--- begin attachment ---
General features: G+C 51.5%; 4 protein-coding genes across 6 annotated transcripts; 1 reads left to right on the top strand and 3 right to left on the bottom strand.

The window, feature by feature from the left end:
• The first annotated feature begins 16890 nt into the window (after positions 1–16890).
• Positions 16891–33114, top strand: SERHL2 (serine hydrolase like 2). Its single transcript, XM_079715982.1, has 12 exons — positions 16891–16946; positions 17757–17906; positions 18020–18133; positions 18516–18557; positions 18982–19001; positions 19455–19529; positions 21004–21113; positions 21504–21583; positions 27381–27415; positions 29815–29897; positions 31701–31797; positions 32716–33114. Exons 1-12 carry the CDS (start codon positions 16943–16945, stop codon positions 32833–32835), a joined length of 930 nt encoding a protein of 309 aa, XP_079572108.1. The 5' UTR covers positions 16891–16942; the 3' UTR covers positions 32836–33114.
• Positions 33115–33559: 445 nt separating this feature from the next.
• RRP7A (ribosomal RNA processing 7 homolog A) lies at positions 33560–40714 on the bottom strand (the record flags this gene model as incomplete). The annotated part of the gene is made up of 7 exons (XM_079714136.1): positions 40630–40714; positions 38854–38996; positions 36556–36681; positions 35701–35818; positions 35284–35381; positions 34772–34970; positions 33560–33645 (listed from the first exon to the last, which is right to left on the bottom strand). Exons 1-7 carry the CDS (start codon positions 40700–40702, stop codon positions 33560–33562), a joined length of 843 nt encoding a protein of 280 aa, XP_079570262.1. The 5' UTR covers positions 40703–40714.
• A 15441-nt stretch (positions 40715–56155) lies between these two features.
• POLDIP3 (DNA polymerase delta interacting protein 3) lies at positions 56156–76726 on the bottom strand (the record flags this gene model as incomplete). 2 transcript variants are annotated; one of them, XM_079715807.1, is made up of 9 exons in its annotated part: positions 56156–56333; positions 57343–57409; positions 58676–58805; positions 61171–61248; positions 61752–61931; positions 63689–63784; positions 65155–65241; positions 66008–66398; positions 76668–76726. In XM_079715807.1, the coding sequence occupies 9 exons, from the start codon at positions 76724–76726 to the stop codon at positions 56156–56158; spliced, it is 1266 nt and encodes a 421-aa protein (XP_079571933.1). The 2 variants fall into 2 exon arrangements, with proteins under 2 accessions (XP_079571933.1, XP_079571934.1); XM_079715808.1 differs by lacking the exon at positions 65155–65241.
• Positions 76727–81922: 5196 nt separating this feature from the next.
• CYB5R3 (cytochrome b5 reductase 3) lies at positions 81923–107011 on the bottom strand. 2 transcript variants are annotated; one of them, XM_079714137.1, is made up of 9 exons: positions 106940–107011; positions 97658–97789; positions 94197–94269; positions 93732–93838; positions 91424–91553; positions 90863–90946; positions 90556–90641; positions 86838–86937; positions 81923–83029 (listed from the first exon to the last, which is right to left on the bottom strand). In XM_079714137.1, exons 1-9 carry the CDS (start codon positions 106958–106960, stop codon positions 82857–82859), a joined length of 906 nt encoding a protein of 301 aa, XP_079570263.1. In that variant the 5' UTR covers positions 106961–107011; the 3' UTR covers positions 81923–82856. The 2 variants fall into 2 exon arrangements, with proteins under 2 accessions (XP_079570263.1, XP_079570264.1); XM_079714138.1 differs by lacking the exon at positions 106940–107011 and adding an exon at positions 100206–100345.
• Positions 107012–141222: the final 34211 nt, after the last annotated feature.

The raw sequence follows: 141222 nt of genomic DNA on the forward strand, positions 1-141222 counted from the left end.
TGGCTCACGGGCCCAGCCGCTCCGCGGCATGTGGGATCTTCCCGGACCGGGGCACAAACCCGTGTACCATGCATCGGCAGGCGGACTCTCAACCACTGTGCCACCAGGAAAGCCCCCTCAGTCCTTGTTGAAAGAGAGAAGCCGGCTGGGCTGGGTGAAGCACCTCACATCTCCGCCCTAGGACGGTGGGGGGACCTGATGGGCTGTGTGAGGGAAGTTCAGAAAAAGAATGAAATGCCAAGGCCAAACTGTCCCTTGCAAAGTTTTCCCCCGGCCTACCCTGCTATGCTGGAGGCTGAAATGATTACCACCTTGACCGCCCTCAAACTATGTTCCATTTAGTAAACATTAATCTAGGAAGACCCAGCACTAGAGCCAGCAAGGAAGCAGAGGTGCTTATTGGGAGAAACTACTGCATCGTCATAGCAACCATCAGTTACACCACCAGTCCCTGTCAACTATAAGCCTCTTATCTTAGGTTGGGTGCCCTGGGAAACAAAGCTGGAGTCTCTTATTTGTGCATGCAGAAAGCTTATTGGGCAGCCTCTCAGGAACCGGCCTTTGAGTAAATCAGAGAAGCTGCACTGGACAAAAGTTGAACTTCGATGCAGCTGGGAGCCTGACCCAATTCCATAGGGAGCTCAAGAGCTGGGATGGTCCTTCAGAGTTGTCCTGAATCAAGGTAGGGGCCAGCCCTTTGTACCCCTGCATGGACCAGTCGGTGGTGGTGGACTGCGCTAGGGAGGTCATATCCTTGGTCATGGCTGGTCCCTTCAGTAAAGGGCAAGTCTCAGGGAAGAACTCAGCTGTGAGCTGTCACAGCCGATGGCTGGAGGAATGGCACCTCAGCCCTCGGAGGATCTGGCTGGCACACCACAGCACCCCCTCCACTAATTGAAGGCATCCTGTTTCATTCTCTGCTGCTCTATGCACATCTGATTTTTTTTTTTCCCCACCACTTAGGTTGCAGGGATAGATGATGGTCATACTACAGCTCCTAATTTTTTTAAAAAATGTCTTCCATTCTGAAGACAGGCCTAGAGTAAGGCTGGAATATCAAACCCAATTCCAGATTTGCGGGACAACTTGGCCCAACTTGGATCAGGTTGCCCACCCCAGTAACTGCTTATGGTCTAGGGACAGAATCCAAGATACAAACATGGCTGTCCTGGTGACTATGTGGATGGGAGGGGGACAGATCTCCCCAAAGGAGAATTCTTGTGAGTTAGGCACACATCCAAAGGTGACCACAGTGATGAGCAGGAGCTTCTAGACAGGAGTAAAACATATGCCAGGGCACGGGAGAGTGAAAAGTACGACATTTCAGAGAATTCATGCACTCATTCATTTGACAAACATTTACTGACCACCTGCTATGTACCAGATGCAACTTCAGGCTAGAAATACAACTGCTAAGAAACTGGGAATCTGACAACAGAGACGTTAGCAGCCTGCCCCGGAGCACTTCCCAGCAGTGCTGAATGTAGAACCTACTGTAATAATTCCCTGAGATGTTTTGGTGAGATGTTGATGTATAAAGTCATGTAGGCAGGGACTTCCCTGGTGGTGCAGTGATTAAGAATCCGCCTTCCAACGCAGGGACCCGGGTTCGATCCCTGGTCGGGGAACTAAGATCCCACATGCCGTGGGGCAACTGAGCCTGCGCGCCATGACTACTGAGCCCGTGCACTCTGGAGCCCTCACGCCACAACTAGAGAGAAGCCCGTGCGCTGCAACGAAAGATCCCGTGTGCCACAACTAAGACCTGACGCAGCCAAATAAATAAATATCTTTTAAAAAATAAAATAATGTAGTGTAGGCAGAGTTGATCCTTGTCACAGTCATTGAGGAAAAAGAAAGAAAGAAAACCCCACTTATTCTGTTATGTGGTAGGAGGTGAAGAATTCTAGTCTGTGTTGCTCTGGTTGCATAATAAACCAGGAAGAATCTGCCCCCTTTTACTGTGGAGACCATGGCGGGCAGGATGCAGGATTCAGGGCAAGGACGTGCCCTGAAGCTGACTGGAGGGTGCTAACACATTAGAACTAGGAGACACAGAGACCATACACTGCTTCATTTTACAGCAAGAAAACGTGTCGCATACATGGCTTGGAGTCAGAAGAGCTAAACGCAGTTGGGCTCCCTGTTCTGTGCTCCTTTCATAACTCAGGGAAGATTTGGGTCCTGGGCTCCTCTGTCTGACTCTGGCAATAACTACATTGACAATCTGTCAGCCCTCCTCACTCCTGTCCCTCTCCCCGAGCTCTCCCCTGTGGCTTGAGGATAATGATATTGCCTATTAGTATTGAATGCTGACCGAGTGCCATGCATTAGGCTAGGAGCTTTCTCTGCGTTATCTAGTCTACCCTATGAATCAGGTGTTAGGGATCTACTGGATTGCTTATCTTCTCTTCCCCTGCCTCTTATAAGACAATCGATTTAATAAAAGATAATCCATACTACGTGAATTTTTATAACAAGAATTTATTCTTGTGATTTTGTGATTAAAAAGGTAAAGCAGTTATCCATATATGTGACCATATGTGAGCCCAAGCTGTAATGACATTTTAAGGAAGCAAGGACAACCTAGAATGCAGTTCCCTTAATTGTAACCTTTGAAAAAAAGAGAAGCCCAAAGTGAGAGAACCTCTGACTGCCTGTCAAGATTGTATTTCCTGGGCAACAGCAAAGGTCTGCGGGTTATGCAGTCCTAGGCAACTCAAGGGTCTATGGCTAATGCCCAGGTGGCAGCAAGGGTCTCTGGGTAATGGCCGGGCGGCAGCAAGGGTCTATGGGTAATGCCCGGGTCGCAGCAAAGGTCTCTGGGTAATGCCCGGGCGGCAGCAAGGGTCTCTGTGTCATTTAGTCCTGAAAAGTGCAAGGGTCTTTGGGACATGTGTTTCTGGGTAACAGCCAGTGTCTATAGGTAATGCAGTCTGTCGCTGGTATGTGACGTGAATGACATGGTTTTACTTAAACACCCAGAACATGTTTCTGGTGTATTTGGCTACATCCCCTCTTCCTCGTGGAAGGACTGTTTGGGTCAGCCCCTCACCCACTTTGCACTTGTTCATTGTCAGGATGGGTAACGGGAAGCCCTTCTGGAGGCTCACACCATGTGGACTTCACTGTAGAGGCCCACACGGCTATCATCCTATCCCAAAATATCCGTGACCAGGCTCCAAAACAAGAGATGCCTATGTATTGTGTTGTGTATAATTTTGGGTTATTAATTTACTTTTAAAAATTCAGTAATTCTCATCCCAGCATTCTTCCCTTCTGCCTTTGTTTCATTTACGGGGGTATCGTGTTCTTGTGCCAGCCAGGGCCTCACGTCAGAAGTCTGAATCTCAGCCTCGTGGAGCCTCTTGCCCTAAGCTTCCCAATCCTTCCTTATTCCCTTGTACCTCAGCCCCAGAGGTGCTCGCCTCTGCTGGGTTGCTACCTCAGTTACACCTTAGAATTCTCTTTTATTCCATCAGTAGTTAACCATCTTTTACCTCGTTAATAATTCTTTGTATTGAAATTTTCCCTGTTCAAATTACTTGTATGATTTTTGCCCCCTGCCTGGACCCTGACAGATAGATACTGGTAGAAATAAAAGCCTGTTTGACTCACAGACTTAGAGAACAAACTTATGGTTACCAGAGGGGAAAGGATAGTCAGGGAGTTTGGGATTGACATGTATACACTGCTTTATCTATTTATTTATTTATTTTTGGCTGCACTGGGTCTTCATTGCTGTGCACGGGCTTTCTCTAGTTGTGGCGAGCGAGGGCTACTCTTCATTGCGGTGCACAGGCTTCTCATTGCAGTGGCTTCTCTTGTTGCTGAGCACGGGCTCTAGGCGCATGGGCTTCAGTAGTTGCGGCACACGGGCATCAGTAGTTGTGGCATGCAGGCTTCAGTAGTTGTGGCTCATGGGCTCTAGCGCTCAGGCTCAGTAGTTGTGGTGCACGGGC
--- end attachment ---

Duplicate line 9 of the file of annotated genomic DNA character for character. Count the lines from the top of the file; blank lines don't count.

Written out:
• Positions 76727–81922: 5196 nt separating this feature from the next.